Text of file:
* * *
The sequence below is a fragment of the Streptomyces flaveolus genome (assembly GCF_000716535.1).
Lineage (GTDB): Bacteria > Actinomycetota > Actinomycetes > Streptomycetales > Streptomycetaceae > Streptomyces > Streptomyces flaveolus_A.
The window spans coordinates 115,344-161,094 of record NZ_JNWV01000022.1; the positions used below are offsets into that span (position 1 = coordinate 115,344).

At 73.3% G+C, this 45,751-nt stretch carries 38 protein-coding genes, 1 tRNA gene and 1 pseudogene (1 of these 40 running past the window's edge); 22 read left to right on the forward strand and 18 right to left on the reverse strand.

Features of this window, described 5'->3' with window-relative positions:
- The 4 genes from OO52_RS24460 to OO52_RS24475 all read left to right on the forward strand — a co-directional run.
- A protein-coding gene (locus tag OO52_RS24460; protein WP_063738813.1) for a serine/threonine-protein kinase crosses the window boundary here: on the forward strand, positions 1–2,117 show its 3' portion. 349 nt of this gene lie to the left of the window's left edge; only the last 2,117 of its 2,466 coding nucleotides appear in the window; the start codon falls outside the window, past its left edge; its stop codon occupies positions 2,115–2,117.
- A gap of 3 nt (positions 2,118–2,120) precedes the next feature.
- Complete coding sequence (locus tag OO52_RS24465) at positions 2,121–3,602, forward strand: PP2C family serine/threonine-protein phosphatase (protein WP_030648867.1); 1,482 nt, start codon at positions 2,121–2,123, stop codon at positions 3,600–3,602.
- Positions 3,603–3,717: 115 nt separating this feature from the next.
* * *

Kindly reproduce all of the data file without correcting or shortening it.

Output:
The sequence below is a fragment of the Streptomyces flaveolus genome (assembly GCF_000716535.1).
Lineage (GTDB): Bacteria > Actinomycetota > Actinomycetes > Streptomycetales > Streptomycetaceae > Streptomyces > Streptomyces flaveolus_A.
The window spans coordinates 115,344-161,094 of record NZ_JNWV01000022.1; the positions used below are offsets into that span (position 1 = coordinate 115,344).

At 73.3% G+C, this 45,751-nt stretch carries 38 protein-coding genes, 1 tRNA gene and 1 pseudogene (1 of these 40 running past the window's edge); 22 read left to right on the forward strand and 18 right to left on the reverse strand.

Features of this window, described 5'->3' with window-relative positions:
- The 4 genes from OO52_RS24460 to OO52_RS24475 all read left to right on the forward strand — a co-directional run.
- A protein-coding gene (locus tag OO52_RS24460; protein WP_063738813.1) for a serine/threonine-protein kinase crosses the window boundary here: on the forward strand, positions 1–2,117 show its 3' portion. 349 nt of this gene lie to the left of the window's left edge; only the last 2,117 of its 2,466 coding nucleotides appear in the window; the start codon falls outside the window, past its left edge; its stop codon occupies positions 2,115–2,117.
- A gap of 3 nt (positions 2,118–2,120) precedes the next feature.
- Complete coding sequence (locus tag OO52_RS24465) at positions 2,121–3,602, forward strand: PP2C family serine/threonine-protein phosphatase (protein WP_030648867.1); 1,482 nt, start codon at positions 2,121–2,123, stop codon at positions 3,600–3,602.
- Positions 3,603–3,717: 115 nt separating this feature from the next.